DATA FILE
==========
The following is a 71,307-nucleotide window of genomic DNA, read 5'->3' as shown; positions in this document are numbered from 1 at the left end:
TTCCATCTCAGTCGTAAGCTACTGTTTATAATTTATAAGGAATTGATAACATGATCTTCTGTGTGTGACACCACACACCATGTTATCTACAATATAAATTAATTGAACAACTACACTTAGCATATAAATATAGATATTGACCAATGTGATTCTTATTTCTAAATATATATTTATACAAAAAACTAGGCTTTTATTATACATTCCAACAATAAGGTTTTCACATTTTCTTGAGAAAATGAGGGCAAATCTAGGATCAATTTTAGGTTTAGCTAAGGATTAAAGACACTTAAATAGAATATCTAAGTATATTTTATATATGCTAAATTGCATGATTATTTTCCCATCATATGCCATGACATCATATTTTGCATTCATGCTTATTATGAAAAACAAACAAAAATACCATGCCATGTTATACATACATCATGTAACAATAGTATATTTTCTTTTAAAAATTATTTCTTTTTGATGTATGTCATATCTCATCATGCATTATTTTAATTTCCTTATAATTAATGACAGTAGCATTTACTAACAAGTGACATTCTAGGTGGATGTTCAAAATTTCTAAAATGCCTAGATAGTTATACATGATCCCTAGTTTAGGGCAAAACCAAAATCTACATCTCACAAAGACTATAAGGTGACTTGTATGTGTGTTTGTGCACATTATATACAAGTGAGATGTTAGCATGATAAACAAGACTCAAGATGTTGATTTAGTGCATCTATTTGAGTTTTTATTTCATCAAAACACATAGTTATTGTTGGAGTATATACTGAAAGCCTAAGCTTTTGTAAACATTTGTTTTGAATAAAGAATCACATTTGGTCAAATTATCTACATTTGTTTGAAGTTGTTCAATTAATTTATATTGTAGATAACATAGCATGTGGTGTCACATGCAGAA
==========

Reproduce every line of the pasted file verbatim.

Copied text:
The following is a 71,307-nucleotide window of genomic DNA, read 5'->3' as shown; positions in this document are numbered from 1 at the left end:
TTCCATCTCAGTCGTAAGCTACTGTTTATAATTTATAAGGAATTGATAACATGATCTTCTGTGTGTGACACCACACACCATGTTATCTACAATATAAATTAATTGAACAACTACACTTAGCATATAAATATAGATATTGACCAATGTGATTCTTATTTCTAAATATATATTTATACAAAAAACTAGGCTTTTATTATACATTCCAACAATAAGGTTTTCACATTTTCTTGAGAAAATGAGGGCAAATCTAGGATCAATTTTAGGTTTAGCTAAGGATTAAAGACACTTAAATAGAATATCTAAGTATATTTTATATATGCTAAATTGCATGATTATTTTCCCATCATATGCCATGACATCATATTTTGCATTCATGCTTATTATGAAAAACAAACAAAAATACCATGCCATGTTATACATACATCATGTAACAATAGTATATTTTCTTTTAAAAATTATTTCTTTTTGATGTATGTCATATCTCATCATGCATTATTTTAATTTCCTTATAATTAATGACAGTAGCATTTACTAACAAGTGACATTCTAGGTGGATGTTCAAAATTTCTAAAATGCCTAGATAGTTATACATGATCCCTAGTTTAGGGCAAAACCAAAATCTACATCTCACAAAGACTATAAGGTGACTTGTATGTGTGTTTGTGCACATTATATACAAGTGAGATGTTAGCATGATAAACAAGACTCAAGATGTTGATTTAGTGCATCTATTTGAGTTTTTATTTCATCAAAACACATAGTTATTGTTGGAGTATATACTGAAAGCCTAAGCTTTTGTAAACATTTGTTTTGAATAAAGAATCACATTTGGTCAAATTATCTACATTTGTTTGAAGTTGTTCAATTAATTTATATTGTAGATAACATAGCATGTGGTGTCACATGCAGAA